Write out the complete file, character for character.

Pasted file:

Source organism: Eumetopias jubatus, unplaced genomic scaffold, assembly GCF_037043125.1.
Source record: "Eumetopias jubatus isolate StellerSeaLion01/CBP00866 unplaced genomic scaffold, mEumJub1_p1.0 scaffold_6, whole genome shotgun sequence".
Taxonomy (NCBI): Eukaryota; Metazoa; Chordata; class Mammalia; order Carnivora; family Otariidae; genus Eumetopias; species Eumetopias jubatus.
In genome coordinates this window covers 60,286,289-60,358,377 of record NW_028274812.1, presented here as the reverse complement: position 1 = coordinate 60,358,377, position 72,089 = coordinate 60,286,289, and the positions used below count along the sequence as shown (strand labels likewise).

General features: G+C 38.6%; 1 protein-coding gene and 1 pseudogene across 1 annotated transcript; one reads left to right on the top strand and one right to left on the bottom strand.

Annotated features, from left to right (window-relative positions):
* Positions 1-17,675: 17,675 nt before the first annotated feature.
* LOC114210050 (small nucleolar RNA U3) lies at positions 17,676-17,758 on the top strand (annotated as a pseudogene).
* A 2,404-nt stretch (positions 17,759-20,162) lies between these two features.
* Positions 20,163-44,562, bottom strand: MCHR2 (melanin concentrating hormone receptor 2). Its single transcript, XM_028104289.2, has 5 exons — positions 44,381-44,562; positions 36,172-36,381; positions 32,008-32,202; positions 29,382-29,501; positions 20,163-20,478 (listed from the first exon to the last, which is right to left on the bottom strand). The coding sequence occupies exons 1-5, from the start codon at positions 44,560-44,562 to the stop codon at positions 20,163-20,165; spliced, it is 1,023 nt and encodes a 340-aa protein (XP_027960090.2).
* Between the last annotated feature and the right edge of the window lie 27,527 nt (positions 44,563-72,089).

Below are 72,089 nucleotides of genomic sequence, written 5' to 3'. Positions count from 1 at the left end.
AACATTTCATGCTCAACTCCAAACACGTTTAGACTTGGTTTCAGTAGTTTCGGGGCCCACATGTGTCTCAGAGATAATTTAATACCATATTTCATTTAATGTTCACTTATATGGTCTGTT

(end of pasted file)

Source organism: Eumetopias jubatus, unplaced genomic scaffold, assembly GCF_037043125.1.
Source record: "Eumetopias jubatus isolate StellerSeaLion01/CBP00866 unplaced genomic scaffold, mEumJub1_p1.0 scaffold_6, whole genome shotgun sequence".
Taxonomy (NCBI): Eukaryota; Metazoa; Chordata; class Mammalia; order Carnivora; family Otariidae; genus Eumetopias; species Eumetopias jubatus.
In genome coordinates this window covers 60,286,289-60,358,377 of record NW_028274812.1, presented here as the reverse complement: position 1 = coordinate 60,358,377, position 72,089 = coordinate 60,286,289, and the positions used below count along the sequence as shown (strand labels likewise).

General features: G+C 38.6%; 1 protein-coding gene and 1 pseudogene across 1 annotated transcript; one reads left to right on the top strand and one right to left on the bottom strand.

Annotated features, from left to right (window-relative positions):
* Positions 1-17,675: 17,675 nt before the first annotated feature.
* LOC114210050 (small nucleolar RNA U3) lies at positions 17,676-17,758 on the top strand (annotated as a pseudogene).
* A 2,404-nt stretch (positions 17,759-20,162) lies between these two features.
* Positions 20,163-44,562, bottom strand: MCHR2 (melanin concentrating hormone receptor 2). Its single transcript, XM_028104289.2, has 5 exons — positions 44,381-44,562; positions 36,172-36,381; positions 32,008-32,202; positions 29,382-29,501; positions 20,163-20,478 (listed from the first exon to the last, which is right to left on the bottom strand). The coding sequence occupies exons 1-5, from the start codon at positions 44,560-44,562 to the stop codon at positions 20,163-20,165; spliced, it is 1,023 nt and encodes a 340-aa protein (XP_027960090.2).
* Between the last annotated feature and the right edge of the window lie 27,527 nt (positions 44,563-72,089).

Below are 72,089 nucleotides of genomic sequence, written 5' to 3'. Positions count from 1 at the left end.
AACATTTCATGCTCAACTCCAAACACGTTTAGACTTGGTTTCAGTAGTTTCGGGGCCCACATGTGTCTCAGAGATAATTTAATACCATATTTCATTTAATGTTCACTTATATGGTCTGTT